Electronic Thesis and Dissertation Repository

Thesis Format



Master of Science



Collaborative Specialization

Migration and Ethnic Relations


Esses, Victoria M.


Arabs make up almost 2% of the population in Canada, and their numbers are growing rapidly. Yet, literature on Arabs in Canada is sparse, both from academic and governmental sources. Using ethnic identity and intersectionality frameworks, this study explores the meanings of Arab identity for youth in Ontario, Canada, and the interactions between their Arab identity and their other identities. Semi-structured in-depth interviews were conducted in Arabic and English with 30 participants (ages 18-30) who are from, or whose background is from, the Arab world. Findings highlighted the diversity of the population, and the themes that emerged regarding self-identification with labels, the meanings of being Arab, the identity crises and conflicts that Arabs experience in the Canadian context, and their intersecting dimensions of identity. Results further our understanding of ethnic identity in Canada and have practical implications for Arabs in Canada.

Summary for Lay Audience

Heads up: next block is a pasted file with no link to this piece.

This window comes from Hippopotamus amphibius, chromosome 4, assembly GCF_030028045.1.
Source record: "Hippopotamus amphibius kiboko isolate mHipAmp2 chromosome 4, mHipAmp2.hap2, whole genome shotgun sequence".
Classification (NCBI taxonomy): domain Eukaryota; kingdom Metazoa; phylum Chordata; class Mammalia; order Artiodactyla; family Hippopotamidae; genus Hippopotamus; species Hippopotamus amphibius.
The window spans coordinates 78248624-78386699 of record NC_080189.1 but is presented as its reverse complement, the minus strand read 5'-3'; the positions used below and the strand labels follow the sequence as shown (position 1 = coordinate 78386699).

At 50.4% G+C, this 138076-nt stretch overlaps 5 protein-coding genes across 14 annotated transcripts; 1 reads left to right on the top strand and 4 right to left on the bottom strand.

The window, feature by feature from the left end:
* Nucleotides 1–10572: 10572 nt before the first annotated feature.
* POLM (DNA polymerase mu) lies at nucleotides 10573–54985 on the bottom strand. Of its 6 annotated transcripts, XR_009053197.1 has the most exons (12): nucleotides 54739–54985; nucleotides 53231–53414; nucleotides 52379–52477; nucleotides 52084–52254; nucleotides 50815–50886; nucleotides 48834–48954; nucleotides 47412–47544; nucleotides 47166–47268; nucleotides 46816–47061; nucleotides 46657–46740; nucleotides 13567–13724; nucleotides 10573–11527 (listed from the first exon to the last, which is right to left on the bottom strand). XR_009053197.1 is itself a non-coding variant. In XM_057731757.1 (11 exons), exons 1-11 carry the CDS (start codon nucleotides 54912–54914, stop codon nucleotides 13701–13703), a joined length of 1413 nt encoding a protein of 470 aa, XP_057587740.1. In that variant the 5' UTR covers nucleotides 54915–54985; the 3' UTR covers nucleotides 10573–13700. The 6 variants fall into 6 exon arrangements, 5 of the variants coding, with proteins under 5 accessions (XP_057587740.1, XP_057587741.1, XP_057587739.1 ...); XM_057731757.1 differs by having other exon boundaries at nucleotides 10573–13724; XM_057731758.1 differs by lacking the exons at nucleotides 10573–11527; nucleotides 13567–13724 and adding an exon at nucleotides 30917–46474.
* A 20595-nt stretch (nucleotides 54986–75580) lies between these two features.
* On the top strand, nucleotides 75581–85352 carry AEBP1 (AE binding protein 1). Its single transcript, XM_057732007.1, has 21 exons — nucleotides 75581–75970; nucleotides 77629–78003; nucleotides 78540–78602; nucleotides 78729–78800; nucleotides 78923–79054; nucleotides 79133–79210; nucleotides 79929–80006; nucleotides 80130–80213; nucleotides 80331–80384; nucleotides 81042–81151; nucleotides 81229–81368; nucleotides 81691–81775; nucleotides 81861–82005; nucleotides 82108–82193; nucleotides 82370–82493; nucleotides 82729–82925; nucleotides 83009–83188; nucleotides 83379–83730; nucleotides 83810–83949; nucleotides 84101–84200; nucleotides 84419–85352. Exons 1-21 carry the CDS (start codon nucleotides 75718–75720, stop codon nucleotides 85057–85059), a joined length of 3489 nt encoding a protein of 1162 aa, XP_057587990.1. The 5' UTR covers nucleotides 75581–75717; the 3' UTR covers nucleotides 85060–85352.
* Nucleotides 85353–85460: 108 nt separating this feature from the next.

Canada has a long history of immigration, and it continues to welcome hundreds of thousands of immigrants per year (Statistics Canada, 2022b). Immigrants come from many different countries, and represent a range of cultural, ethnic, linguistic, and religious heritages (Statistics Canada, 2022b). Arabs are one of the largest non-European ethnic groups in Canada, making up almost 2% of the population, and their numbers are growing considerably faster than the overall population (Statistics Canada, 2007; 2022c). Arabs have been immigrating to Canada from the Middle East and North Africa since 1882 (Abu-Laban, 1980). Yet, despite their large presence and history in Canada, literature on Arabs is sparse, both from academic and governmental sources. Thus, the current study aimed to explore the meanings of Arab identity for youth in Canada. Thirty participants (18-30 years old) who resided in Ontario, and who were from, or whose background was from, the 22 countries of the Arab world were recruited to take part in the study. Participants were interviewed over Zoom and asked a series of open-ended questions about their identities and their experiences in Canada. Their responses were then recorded and analyzed to examine whether participants identified as Arab, what being Arab meant to them within the Canadian context, and how the different dimensions of their identity, such as their gender, sexual orientation, religion, and others, impacted their Arab identity and experiences in Canada. Our results indicated the identities and labels with which participants identified, the meanings of Arab identity for young Arabs in Ontario, the identity crises and conflicts that participants experience in Canada, and the interaction of their Arab identity with other dimensions of their identities. Our findings further demonstrated the diversity and heterogeneity of the Arab population in Canada. This thesis betters our understanding of the ethnic identity of Arabs in Canada and creates a launching pad for future studies that focus on this population. Our findings have implications for research in psychology as well as practical implications for policies and programs that impact diverse communities across Canada.